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What is a 10/1 adjustable-rate mortgage (ARM)?

What is a 10/1 ARM
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What is a 10/1 ARM?

A 10/1 ARM refers to a 30-year adjustable-rate mortgage. The 10/1 denotes the length of the fixed part of the mortgage — in this case, fixed for the first 10 years, then the interest rate adjusts once yearly after that, depending on the formula stated in the loan agreement. A twist to this is the 10/6 ARM, which adjusts every six months after the initial period, not every year.

When does a 10/1 ARM adjust?

That’s dependent on when you close on the mortgage. If, for example, you closed your loan on July 1, 2022, the first rate adjustment will happen on July 1, 2032.

When this happens, the interest on your loan is recalculated, and the new monthly payment is based on the rate at the time, which could be either higher or lower than the initial rate or perhaps the same. The following year, your loan will adjust again on the same date, repeating this series of resets annually to the end of the loan.

What index does the 10/1 ARM mortgage use?

The mortgage rate will be the rate of the index, plus a stated margin. Adjustables have been tied to the yield on 1-year Treasury bills, the 11th District cost of funds index (COFI) or the London Interbank Offered Rate (LIBOR). However, LIBOR has been phased out in favor of a new index called the Secured Overnight Financing Rate (SOFR).

For example, in May 2022, SOFR was 1.05 percent. If the margin is 2 percentage points, the loan rate would be the sum of the two, or 3.05 percent.

10/1 ARM vs. 5/1 ARM

The 10/1 ARM is similar to the 5/1 ARM, but the initial rate adjusts after a decade rather than five years. Generally, the interest rate on the 10/1 will be a little higher than the 5/1. Ten years is as long an initial period as is available for a conventional adjustable mortgage.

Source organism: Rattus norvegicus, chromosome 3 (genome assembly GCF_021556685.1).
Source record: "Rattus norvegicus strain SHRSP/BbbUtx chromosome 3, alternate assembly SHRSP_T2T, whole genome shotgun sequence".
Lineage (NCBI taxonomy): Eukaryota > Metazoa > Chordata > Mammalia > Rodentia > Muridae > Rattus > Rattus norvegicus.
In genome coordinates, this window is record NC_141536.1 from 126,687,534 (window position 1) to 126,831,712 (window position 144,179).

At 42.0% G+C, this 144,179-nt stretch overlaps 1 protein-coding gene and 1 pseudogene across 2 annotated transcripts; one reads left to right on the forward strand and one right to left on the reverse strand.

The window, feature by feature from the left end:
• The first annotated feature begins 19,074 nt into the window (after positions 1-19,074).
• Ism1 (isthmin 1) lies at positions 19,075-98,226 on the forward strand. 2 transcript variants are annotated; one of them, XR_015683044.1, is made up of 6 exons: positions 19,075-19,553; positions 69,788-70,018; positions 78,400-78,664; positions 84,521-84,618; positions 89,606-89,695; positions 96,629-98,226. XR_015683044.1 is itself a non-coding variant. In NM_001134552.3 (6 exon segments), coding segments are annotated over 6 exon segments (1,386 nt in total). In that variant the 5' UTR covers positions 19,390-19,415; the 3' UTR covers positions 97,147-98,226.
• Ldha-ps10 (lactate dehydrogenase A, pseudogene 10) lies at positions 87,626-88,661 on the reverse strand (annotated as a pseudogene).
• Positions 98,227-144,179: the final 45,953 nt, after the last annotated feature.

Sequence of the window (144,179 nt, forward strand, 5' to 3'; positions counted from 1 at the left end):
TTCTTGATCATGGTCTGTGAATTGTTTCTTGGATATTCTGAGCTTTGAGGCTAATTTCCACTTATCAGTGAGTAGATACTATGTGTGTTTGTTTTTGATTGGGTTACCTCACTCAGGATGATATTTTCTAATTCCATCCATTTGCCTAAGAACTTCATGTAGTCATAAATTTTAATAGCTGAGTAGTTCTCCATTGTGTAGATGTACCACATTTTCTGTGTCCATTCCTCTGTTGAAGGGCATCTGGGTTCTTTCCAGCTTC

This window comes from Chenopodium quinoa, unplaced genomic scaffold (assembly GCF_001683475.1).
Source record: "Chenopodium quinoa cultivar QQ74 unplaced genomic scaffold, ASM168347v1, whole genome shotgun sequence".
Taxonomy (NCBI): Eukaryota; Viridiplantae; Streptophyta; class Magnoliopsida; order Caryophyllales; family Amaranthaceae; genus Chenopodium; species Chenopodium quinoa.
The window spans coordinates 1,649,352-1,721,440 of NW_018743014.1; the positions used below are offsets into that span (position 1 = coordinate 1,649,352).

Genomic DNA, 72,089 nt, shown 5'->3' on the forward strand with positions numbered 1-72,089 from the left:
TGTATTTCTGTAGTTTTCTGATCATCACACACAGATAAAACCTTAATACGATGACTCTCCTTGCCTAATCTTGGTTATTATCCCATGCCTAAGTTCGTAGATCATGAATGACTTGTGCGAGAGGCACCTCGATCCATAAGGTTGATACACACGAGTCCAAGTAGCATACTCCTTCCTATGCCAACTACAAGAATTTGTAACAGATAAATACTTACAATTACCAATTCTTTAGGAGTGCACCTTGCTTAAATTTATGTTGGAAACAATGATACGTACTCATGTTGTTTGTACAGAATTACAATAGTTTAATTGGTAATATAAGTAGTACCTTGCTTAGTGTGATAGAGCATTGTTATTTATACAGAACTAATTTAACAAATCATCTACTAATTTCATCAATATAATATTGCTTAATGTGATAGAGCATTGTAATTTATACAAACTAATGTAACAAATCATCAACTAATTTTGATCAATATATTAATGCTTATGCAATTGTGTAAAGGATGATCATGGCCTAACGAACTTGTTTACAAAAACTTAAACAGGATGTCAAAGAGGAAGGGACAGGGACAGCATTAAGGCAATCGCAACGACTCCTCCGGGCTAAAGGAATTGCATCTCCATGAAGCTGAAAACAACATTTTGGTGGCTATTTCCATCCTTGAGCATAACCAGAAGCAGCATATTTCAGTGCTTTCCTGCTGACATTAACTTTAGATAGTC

10/1 ARM vs. 7/1 ARM

The 10/1 ARM is similar to the 7/1 ARM, except the initial rate adjusts after the first 10 years. Again, rates will be higher than the 5/1 or 7/1.

With all these loans, the rate resets every year after the initial fixed period based on the stated index plus a margin. There is a cap on how much the interest rate can rise over the life of the mortgage.

What are the pros and cons of a 10/1 ARM?


  • Cheaper at first: The big benefit of a 10/1 ARM is cheaper monthly payments compared with a 30-year fixed mortgage. That’s because in recent months interest rates for ARMs have fallen a full percentage point lower than comparable 30-year fixed loans.
  • More house, better area: The lower payment means you can borrow more to get a larger or better-located house.
  • Loan might get even cheaper: If interest rates decline when your fixed period is up, your monthly interest payment will also fall and potentially during resets in the years to come.


  • Could cost much more in long run: The big risk of the 10/1 ARM is exposure to higher rates after the fixed period expires. If rates have risen, your payment will increase, potentially putting a big dent in your finances.
  • Added complexity: More moving parts to an adjustable mortgage than a fixed one means more possible gotchas. Rate caps, indexes, resets — this can be tough going for the average homeowner to navigate.
  • Interest-only lure: Some ARMs let you only make interest payments and not principal in the initial period. That can allow you to stretch your budget and lower your payment, but after the fixed period your payments will be much higher to include the principal payments you missed. If home values fall like in 2007-2009, you might find yourself underwater on the loan.

Since the average home is sold every 13 years, a 10/1 mortgage might make sense for a lot of homeowners who have no plans to stay in the home much beyond the fixed period of the loan. They’ll enjoy the lower interest rate for a decade.

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